Dear Friends and Neighbors,
As expected, the Senate Majority Coalition Caucus released their budget proposal this week. It's a good first step in crafting a budget solution that takes care of our priorities without raising taxes. If you want to read more about their budget proposal, click here.
I expect the House Democrats to release their budget proposal next week. It will most likely look very similar to Gov. Jay Inslee's budget – lots of new revenue (MORE TAXES). Once the House and Senate budgets are made public, the real negotiations begin. There will be people lined up for committee hearings to talk about their specific program or priority. I oftentimes wonder who lobbies for the taxpayers – the ones who have to pay for state government services. Speaking of taxes…
Gov. Inslee's budget breaks campaign promise
Last week, I talked about Gov. Inslee's tax package and how he was going back on his campaign promise to not raise taxes. If you recall, six months ago, gubernatorial candidate Jay Inslee was finally cornered by the Seattle Times about what he would do about taxes if he were elected governor:
“I would veto anything that heads the wrong direction and the wrong direction is new taxes in the state of Washington.” – Jay Inslee, Seattle Times, Oct. 12, 2012
As I mentioned last week, his budget proposal included over $1.2 billion in new and increased taxes. He apparently thinks that eliminating certain tax incentives on small businesses and other employers shouldn't qualify as “new taxes.” I wonder if the barber, beauty shop owner, janitor, music teacher or veterinarian who will have their taxes go up because of Gov. Inslee's proposals would feel the same?
Even Democrat Treasurer Jim McIntire thinks employers are taxed too much in our state. Here's what he said to the Association of Washington Business last week (click here to read the entire article):
“You don't often hear a Democrat say we over-tax business, but we do. I want to be really clear that it's a problem in the state.” – Jim McIntire, State Treasurer, March 21, 2013
I firmly believe we can and should balance the budget without raising taxes. The most recent economic and revenue update for Washington state shows we have a fragile economy. Raising taxes only leads to uncertainty for employers thinking of locating or expanding in Washington. Getting Washington working not only increases tax collections, it helps struggling individuals and families. A working Washington means prosperity for families and a government that helps young people succeed, supports healthy commerce, protects people from crime, helps the vulnerable and is accountable to its taxpayers.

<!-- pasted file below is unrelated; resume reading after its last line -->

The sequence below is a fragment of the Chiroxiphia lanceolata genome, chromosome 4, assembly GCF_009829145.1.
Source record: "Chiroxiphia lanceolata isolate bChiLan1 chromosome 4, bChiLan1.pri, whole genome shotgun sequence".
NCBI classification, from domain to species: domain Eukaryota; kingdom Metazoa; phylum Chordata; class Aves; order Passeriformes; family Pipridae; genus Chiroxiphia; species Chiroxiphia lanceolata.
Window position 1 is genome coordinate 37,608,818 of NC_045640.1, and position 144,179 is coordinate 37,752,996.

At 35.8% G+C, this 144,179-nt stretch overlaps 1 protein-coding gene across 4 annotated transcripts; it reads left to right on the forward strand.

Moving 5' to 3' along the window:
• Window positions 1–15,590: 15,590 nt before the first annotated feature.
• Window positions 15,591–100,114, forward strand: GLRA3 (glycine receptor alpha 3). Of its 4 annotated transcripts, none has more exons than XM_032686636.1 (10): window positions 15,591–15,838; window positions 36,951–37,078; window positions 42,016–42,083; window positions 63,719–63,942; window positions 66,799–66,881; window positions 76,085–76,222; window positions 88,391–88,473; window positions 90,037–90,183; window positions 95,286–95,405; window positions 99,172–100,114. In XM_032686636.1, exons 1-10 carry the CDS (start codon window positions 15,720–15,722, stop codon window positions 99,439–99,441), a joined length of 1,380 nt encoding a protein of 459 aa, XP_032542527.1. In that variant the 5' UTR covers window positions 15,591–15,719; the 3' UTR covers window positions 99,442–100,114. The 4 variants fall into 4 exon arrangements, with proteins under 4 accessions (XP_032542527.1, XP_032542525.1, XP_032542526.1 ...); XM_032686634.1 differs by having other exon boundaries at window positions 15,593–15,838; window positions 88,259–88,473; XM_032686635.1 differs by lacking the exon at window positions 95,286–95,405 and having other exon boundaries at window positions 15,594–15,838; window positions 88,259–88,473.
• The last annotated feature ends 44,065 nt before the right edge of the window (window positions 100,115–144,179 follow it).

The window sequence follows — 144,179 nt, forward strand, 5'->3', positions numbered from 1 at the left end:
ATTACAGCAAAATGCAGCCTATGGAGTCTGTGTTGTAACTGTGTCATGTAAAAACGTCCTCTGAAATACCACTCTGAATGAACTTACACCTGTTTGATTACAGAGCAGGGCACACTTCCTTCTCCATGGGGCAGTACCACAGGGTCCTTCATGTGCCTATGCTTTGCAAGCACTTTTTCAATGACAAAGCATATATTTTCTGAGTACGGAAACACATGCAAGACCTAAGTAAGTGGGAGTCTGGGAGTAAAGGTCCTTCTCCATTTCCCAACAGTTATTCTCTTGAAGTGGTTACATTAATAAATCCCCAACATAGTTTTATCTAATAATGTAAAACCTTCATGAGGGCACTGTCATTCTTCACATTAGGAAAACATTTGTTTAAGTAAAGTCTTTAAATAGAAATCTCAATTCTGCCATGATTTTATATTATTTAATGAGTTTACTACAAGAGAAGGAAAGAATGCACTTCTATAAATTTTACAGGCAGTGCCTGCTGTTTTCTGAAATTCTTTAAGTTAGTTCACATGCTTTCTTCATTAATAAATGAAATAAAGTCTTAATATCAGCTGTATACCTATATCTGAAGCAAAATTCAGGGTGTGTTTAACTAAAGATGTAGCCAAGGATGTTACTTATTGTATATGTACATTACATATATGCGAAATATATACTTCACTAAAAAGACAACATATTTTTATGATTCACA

What do you think? Do you think repealing a tax incentive for employers is the same as increasing taxes? Click here to let me know.
House Democrats rethink their 10-cent gas tax increase
The public backlash over the House Democrats' proposed 10-cent increase to the state gas tax has been deafening. We've seen poll numbers of 80-90 percent AGAINST raising the gas tax. It's hard to sell the public on the need for higher gas taxes when so much money is wasted by a transportation system in desperate need of reform. This week, the House released a transportation budget that does NOT include an gas tax increase. You can read a summary of the budget here.
We had a little bit of fun this week. For my 55th birthday, friends, colleagues, legislators and legislative staff surprised me with cake and other goodies. They yelled “Surprise” with a bunch of “Schmick on a stick” faces. It was pretty funny and we all enjoyed some cake that apparently has two meanings: my age and propensity to nudge my car over the speed limit just a bit while driving back and forth to Olympia. All-in-all, we had a good time.
Thanks for reading my e-newsletter. Let me know if you have any questions or concerns about state government or the issues we're facing in Olympia. It is an honor to serve you.